And yet mass media and mass consumption has never before been so… well, mass. Millions of people can share a single moment, a beloved characters death, the first kiss of a blossoming true love story, the final come-uppance of an evil villain, the redemption of one that had almost fallen beyond reach. Our reactions are emotional, visceral, real-and-yet-not-real. Little jokes become gigantic sprawling memes: Loki’s army, for example. Any successful story; book, film, video game, quickly spawns hundreds if not thousands of sub-stories. I don’t know how many hours of my life I’ve invested into fandom, but it’s a lot. I drew fanart, wrote fanfiction, coded fan-sites, moderated fan-forums, participated in fan-role-playing-games, went to fancy dress parties as my favourite characters (cosplay by any other name is just as fun).

There are different types and levels of fandom. Whether you are speculating on soap-operas at work or welding together iron wings for upcoming cosplay you are participating in the culture. We like to scoff at other people’s fandoms (those that adore soap-operas will dismiss people who enjoy more fantasy driven fiction as ‘nerds’ whilst those who enjoy speculative flights of fancy will see the soap-opera watchers as dull beyond words). The truth is, we are much more alike than we like to believe.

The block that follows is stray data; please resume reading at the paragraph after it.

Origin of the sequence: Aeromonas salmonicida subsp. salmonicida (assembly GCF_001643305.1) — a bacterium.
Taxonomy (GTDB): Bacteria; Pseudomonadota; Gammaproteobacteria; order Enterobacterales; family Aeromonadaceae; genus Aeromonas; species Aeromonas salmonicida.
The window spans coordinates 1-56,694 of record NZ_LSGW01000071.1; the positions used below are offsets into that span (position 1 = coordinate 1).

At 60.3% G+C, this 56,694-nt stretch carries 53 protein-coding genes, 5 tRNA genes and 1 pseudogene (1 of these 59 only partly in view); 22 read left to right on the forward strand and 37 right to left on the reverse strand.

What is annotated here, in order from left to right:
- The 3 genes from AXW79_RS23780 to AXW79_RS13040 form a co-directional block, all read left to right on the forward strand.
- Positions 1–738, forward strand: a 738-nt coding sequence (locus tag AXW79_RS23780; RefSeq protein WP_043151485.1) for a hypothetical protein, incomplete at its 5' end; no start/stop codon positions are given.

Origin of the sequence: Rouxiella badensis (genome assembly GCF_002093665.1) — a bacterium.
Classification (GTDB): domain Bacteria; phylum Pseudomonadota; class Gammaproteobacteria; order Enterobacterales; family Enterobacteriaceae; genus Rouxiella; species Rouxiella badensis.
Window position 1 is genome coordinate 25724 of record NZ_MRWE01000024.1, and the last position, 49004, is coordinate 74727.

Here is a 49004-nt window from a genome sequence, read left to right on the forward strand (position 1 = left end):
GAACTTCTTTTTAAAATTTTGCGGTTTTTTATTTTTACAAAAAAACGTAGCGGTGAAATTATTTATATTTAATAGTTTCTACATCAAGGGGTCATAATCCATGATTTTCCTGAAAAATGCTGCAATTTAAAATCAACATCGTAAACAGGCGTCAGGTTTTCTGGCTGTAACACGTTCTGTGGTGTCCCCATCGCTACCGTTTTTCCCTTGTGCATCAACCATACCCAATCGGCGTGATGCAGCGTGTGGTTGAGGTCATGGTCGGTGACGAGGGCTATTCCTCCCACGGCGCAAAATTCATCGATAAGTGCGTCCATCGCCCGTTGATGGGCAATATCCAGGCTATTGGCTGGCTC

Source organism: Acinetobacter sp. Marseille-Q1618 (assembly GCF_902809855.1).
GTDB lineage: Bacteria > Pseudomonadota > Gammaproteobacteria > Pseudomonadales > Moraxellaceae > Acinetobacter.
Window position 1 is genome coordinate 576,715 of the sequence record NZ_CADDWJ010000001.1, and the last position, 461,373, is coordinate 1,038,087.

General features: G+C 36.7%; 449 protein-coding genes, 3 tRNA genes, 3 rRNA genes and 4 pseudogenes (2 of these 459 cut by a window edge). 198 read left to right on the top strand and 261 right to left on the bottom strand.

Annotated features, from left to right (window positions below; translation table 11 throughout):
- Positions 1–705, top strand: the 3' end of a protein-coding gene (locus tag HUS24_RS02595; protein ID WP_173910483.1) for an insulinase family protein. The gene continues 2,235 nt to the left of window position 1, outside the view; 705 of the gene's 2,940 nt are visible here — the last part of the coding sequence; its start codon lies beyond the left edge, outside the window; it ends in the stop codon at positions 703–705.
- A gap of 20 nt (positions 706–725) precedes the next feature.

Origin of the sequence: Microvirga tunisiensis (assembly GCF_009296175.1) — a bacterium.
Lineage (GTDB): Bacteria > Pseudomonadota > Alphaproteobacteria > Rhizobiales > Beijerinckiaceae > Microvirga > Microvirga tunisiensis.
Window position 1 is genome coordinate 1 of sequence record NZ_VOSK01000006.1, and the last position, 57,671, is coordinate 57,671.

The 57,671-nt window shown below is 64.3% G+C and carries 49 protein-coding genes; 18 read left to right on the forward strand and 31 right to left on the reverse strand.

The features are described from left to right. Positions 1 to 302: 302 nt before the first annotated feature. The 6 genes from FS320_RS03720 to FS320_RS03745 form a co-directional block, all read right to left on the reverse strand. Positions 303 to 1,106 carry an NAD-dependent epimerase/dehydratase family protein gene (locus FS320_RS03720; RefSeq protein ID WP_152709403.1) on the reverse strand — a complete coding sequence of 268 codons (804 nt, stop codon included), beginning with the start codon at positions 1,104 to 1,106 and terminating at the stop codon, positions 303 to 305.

I’d love to know: what has fandom done for you? I can credit my fandoms with forging some of my closest and most meaningful friendships, as well as being a big source of my current political outlook. But what about you?

2 thoughts on “Some thoughts on Fandom”

  1. “On the one hand, it seems a distinctly modern phenomenon. The internet connected up isolated fans…”

    I find it interesting that it’s now almost a de facto assumption that “modern fandom” started with the internet. While it’s made fandom more mainstream, there were whole generations of fandom before that, from comic and SF fandom in the 40s and 50s to the Tolkien and Trek fandom in the 60s and 70s.